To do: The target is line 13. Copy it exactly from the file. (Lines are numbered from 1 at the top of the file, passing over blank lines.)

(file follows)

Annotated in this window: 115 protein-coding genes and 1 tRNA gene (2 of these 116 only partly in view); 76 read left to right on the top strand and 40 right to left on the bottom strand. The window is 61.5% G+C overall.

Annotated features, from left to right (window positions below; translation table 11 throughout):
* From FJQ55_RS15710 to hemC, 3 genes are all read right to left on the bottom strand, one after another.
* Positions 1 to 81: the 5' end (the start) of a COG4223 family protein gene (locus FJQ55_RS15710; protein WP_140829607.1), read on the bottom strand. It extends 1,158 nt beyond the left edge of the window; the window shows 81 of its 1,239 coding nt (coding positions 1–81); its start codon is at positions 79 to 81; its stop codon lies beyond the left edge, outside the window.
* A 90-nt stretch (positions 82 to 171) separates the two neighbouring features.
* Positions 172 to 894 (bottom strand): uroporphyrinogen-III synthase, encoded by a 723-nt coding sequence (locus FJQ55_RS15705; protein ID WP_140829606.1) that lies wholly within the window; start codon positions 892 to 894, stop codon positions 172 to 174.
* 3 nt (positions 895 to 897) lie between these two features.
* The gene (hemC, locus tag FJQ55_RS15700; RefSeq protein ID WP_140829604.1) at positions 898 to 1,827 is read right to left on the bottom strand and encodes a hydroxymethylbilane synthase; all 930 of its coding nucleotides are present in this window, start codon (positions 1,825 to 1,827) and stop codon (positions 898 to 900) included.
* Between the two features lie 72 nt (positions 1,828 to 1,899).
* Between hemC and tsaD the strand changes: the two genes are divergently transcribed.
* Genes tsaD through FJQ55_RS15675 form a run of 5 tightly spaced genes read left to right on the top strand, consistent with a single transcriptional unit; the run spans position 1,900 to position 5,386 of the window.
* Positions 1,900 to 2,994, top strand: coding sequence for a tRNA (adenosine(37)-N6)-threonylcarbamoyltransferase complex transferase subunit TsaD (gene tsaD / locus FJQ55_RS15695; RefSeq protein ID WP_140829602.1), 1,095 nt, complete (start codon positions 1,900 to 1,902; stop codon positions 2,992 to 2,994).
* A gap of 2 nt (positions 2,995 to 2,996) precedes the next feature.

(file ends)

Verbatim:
* A gap of 2 nt (positions 2,995 to 2,996) precedes the next feature.